Olive Crazy: All About Olives and Olive Oil
Mar 172011
 
It wasn’t until I spent time in Europe and North Africa that I realized that olive oil didn’t have to taste nasty.For years, my Mom’s kitchen pantry housed a small cone-shaped bottle of Pompeian Olive Oil. I’m not sure when she bought the bottle, but I know it made many moves with our family, from Florida to Tennessee to Pennsylvania to a trash can in Augusta, Georgia. No one but Mom used the increasingly stinky, gluey mess inside. Sometimes she used it in her food, declaring it delicious, and sometimes she used it on her hair, extolling the resulting shine and manageability. Years later I realized Mom was on to something, but just not from that poor, rancid bottle. 

Olives come in many varieties, for example, frantoio, koroneiki, kalamata, mission, and arbequina, to name a very few, and the oil that is pressed as Extra Virgin, Virgin, Olive, and other grades of olive oil fit for human consumption vary in taste not only by variety of olive but by grade. Extra Virgin, which is the first press, generally has a stronger flavor than the other grades you can find on your grocery store shelf. But this strong olive fruit flavor isn’t what happened to Mom’s little, well-traveled bottle of olive oil. The olive oil in Mom’s bottle became rancid.

So why does your olive oil taste so bad? It is probably rancid too.

From the time an olive is picked and on it’s way to a press it is in danger of spoiling due to oxidation of the fatty acids in the olive fruit. Once the olive is safely pressed, stored, bottled, shipped to your grocery, and being used in your food the oxidation process slowly continues. There are three ways your bottle of oil oxidizes the fatty acids, the first is by photo-oxidation when light super accelerates the process, second is auto-oxidation which happens during storage in the absence of air the anti-oxidants absorb the free radicals until their aren’t anymore anti-oxidants left and the oxidation process accelerates, and third is called enzymatic peroxidation which is a natural plant enzyme reaction between oxygen and polyunsaturated acids.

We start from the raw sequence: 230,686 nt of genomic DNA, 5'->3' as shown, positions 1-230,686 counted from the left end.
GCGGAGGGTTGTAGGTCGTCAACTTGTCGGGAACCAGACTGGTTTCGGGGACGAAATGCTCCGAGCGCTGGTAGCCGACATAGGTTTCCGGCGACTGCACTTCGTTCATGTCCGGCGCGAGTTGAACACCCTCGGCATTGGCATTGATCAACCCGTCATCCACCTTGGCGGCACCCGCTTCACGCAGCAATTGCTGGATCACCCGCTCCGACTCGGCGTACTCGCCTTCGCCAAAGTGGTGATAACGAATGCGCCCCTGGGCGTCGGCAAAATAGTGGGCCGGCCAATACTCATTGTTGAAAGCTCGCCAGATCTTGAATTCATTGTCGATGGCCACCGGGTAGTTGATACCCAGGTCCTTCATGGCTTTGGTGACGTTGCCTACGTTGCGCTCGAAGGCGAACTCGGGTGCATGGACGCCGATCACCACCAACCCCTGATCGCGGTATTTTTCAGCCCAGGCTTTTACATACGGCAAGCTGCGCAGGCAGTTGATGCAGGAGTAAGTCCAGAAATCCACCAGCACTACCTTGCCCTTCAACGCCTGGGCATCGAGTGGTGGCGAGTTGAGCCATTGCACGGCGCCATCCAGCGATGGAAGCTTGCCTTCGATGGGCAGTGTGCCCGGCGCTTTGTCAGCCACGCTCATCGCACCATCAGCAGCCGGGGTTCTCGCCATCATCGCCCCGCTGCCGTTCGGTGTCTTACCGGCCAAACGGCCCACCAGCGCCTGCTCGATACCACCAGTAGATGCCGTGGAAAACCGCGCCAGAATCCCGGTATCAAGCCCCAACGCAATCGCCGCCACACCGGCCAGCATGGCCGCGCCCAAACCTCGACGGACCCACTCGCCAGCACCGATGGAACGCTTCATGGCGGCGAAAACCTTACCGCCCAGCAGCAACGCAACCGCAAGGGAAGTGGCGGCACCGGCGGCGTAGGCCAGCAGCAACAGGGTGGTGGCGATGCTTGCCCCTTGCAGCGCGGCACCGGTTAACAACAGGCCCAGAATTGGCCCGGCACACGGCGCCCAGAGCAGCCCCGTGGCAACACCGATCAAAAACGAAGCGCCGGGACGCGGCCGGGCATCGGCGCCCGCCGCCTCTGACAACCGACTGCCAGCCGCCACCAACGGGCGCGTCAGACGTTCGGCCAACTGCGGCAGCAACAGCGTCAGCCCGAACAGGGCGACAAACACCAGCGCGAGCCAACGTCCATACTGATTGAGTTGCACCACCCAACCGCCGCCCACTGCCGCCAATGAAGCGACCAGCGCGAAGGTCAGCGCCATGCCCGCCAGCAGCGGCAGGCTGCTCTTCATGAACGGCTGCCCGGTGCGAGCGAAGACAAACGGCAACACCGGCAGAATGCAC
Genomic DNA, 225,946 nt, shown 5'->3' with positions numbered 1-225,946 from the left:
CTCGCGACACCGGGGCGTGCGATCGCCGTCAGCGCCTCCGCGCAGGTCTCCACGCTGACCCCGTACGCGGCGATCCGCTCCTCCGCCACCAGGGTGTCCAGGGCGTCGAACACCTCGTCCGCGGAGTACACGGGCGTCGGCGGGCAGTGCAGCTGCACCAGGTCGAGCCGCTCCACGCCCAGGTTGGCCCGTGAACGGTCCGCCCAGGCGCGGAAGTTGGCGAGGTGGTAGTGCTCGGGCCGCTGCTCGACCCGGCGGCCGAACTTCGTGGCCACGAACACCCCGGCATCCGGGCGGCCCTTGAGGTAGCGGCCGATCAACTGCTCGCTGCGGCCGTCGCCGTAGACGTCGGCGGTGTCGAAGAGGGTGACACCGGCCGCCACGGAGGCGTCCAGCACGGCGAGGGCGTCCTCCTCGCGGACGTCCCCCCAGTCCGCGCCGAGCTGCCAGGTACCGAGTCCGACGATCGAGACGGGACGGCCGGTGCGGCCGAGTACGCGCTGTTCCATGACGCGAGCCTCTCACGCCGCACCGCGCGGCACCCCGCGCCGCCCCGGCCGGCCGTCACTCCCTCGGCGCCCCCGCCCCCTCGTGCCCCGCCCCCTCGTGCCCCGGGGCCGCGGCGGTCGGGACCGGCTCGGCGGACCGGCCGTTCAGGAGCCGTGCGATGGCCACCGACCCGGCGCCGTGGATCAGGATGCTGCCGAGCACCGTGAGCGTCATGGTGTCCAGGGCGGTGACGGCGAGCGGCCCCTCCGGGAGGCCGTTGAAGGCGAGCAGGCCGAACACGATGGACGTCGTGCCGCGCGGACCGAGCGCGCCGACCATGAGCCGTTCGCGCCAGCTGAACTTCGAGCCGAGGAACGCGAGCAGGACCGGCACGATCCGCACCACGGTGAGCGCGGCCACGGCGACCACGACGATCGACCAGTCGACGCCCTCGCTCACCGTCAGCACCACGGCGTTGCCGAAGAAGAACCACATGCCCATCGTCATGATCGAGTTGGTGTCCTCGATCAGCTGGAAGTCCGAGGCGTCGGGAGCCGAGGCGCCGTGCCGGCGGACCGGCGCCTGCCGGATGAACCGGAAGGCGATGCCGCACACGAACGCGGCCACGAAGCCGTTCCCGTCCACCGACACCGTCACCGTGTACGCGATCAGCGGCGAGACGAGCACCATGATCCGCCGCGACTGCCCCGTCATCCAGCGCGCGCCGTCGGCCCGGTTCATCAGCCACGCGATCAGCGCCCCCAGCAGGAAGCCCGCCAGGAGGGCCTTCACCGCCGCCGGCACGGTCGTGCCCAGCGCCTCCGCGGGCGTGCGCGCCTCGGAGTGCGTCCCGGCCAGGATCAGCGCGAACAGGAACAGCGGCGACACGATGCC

Before I give you some tips on storing your olive oil, please do yourself and your family a favor and toss the old olive oil. Add olive oil to your shopping list and experiment with a few different grades and vendors. Have a tasting party with your family and decide which dishes you would prefer enhanced by Extra Virgin, Virgin, or Olive Oil.

Here are three tips for storing your olive oil:

1. Store in a dark cupboard away from sunlight and heat.
2. Store in a cool place, not the refrigerator, at a temperature between 64°F to 68°F or 18°C to 20°C.
3. Decant a large bottle or container of olive oil into well-sealed, small, dark glass containers and store according to steps 1. and 2.

Most olive oils have an 18 to 24 month shelf life from the initial harvest. Once you open the bottle the shelf life declines. So enjoy your new olive oil by pouring it on fresh pasta or toss in a leafy green salad. You’ll find the natural flavors of olive oil will make you Olive Crazy too.

May the sun shine through your branches.

  3 Responses to “Help, My Olive Oil Tastes Awful”

Comments (3)
  1. I enjoyed the article especially where you were discussing the free radical chemistry associated with the ‘souring’ of the olive oil due to the oxidation of the fatty acids contained in the olive oil. Thumbs up!

  2. Using olive oil on hair now that is one use I never would of thought of doing. So how many practical uses does olive oil have that is not related to cooking?

    • Apparently hundreds if you count the ones from ancient times too. Olive oil was part of the Egyptian mummification process, has been used as a base for make up and medicines, and was even used as a cure for leprosy. These days it is a wonderful lubricant for skin, nails and hair. I will definitely devote an article to some of the old and new uses for olive oil. Thank you for your question.

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